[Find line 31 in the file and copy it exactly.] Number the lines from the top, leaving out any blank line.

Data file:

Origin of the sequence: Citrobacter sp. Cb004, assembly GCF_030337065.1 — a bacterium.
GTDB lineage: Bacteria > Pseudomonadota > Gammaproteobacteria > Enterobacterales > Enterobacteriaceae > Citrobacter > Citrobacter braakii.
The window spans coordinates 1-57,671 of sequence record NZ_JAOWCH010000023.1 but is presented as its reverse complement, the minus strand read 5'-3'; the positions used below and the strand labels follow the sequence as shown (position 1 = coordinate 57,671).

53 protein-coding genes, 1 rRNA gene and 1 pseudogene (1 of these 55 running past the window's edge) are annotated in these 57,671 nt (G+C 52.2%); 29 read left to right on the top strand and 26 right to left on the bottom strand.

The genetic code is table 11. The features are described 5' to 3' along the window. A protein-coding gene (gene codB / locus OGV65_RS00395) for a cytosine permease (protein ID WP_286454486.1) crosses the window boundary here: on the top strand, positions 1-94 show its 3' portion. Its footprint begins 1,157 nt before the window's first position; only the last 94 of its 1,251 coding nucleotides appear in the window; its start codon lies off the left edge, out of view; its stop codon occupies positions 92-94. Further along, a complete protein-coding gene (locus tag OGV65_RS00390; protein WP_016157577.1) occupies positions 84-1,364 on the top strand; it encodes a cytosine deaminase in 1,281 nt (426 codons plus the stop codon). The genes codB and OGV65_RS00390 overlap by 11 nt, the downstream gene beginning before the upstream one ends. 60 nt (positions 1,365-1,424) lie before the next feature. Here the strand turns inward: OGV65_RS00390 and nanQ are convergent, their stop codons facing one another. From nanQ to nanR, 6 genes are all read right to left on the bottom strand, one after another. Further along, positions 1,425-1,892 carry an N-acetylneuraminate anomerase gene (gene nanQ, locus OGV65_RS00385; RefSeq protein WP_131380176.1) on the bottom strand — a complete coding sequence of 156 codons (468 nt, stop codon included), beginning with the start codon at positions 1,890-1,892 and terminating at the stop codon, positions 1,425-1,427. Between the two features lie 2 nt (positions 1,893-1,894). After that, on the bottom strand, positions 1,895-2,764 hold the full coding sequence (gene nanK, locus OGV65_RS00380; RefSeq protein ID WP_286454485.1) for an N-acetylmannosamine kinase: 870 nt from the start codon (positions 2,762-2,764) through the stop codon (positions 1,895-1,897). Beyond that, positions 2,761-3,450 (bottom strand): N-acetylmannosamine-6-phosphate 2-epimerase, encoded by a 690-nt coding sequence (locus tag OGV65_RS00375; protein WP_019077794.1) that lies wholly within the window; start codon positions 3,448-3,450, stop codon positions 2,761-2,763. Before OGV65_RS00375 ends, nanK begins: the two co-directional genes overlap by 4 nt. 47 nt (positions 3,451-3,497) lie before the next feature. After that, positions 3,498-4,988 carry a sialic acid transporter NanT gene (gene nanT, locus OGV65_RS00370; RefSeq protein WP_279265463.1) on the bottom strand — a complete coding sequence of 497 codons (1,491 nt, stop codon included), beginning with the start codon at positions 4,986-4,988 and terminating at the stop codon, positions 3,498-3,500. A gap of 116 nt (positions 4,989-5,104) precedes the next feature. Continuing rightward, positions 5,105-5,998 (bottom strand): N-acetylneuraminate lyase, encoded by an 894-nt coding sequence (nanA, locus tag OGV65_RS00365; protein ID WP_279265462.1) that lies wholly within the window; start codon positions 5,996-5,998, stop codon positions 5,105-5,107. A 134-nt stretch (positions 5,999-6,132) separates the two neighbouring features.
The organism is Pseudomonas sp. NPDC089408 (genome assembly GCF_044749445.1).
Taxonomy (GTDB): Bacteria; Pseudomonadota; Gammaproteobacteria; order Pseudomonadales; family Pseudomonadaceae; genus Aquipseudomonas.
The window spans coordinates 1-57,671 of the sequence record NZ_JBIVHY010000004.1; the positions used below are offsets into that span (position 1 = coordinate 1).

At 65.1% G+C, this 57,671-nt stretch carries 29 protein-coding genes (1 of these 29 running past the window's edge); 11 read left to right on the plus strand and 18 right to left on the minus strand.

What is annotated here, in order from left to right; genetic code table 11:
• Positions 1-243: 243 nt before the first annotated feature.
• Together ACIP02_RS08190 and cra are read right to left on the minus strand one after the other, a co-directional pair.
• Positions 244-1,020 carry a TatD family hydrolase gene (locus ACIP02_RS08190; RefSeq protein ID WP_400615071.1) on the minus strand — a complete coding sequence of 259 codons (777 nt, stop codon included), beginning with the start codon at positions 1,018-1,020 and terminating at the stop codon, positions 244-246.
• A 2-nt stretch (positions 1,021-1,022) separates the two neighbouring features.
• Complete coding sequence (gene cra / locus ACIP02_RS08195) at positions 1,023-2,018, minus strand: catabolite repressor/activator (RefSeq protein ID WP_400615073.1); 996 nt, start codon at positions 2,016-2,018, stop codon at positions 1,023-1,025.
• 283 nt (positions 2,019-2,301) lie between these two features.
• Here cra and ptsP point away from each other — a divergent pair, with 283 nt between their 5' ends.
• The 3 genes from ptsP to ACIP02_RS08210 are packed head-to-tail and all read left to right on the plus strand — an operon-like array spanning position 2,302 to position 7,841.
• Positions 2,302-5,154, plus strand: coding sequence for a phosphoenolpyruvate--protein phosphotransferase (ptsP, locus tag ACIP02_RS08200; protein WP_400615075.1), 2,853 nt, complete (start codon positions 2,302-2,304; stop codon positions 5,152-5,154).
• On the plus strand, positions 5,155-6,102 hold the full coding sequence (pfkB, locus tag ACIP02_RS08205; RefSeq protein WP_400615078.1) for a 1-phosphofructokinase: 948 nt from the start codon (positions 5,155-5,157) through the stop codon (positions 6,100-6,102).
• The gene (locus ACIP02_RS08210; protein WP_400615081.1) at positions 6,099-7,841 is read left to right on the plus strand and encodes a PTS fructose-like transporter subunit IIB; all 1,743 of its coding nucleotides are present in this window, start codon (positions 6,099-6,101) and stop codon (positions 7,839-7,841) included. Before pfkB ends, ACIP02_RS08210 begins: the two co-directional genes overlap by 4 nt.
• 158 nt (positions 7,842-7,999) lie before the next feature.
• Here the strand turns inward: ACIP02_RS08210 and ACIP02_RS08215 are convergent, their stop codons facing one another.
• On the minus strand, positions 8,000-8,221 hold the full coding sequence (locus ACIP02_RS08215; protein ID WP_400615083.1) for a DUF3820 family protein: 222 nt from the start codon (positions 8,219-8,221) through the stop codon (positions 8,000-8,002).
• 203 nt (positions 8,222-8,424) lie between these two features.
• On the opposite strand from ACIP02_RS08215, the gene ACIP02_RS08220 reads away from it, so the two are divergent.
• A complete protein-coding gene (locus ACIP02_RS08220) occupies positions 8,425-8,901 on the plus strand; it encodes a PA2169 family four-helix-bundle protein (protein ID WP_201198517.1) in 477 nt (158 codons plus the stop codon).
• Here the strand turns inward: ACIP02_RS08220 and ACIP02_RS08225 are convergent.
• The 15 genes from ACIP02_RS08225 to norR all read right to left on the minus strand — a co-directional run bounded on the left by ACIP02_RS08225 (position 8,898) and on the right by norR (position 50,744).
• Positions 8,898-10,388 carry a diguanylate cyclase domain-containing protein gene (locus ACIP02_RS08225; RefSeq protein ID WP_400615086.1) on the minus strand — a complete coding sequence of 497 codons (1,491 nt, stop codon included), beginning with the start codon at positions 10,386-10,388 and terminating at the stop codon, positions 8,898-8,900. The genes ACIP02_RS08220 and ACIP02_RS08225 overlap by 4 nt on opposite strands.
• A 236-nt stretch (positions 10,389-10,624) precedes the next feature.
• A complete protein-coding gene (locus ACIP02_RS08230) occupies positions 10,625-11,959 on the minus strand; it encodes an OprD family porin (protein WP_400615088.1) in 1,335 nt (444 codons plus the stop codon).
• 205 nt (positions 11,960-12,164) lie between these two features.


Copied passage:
• A 236-nt stretch (positions 10,389-10,624) precedes the next feature.